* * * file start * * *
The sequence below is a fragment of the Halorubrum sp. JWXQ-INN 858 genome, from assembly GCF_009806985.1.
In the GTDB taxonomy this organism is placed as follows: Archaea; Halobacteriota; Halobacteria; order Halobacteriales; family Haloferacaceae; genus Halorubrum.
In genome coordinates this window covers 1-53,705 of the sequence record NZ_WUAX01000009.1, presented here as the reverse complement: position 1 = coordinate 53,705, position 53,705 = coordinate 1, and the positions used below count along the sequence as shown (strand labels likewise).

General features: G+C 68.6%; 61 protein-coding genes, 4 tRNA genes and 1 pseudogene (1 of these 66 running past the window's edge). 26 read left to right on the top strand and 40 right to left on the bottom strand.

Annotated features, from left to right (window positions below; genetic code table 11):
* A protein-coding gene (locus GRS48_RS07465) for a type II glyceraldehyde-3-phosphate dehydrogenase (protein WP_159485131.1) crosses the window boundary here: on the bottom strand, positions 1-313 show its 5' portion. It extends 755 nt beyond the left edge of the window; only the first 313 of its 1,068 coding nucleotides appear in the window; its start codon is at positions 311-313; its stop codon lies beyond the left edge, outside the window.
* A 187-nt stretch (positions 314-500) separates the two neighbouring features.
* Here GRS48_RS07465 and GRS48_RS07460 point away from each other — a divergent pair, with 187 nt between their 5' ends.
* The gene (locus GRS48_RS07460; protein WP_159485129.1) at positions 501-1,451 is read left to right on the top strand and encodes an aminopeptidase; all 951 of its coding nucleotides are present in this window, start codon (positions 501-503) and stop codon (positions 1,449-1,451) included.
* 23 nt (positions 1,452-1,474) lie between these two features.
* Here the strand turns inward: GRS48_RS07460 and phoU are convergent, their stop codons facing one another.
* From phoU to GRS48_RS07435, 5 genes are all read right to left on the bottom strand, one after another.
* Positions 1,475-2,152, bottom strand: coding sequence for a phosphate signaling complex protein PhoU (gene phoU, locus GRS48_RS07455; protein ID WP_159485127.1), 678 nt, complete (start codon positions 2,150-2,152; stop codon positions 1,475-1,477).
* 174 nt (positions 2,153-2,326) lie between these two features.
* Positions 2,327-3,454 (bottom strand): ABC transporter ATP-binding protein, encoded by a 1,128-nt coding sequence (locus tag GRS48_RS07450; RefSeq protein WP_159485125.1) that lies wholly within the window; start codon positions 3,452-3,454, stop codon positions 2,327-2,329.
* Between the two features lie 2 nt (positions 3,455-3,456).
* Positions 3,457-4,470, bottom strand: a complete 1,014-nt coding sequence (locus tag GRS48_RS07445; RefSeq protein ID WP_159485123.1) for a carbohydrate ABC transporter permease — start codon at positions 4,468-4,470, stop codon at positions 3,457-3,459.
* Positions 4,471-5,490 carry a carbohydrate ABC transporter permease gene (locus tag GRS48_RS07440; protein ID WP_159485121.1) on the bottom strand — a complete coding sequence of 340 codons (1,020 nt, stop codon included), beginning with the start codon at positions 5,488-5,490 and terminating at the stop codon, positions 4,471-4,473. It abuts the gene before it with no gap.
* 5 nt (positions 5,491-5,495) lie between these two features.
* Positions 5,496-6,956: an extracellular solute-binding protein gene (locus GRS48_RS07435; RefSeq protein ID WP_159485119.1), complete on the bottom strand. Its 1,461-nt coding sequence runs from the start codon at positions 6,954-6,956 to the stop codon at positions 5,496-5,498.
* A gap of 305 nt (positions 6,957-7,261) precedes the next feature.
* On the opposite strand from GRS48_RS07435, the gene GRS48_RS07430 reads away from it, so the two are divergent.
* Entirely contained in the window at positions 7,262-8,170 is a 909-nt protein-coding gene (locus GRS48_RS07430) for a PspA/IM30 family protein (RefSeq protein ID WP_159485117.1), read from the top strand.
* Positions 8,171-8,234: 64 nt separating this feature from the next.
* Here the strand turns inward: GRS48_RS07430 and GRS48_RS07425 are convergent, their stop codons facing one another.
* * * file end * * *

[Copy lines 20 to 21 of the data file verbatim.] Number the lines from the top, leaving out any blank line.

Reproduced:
* Positions 5,496-6,956: an extracellular solute-binding protein gene (locus GRS48_RS07435; RefSeq protein ID WP_159485119.1), complete on the bottom strand. Its 1,461-nt coding sequence runs from the start codon at positions 6,954-6,956 to the stop codon at positions 5,496-5,498.
* A gap of 305 nt (positions 6,957-7,261) precedes the next feature.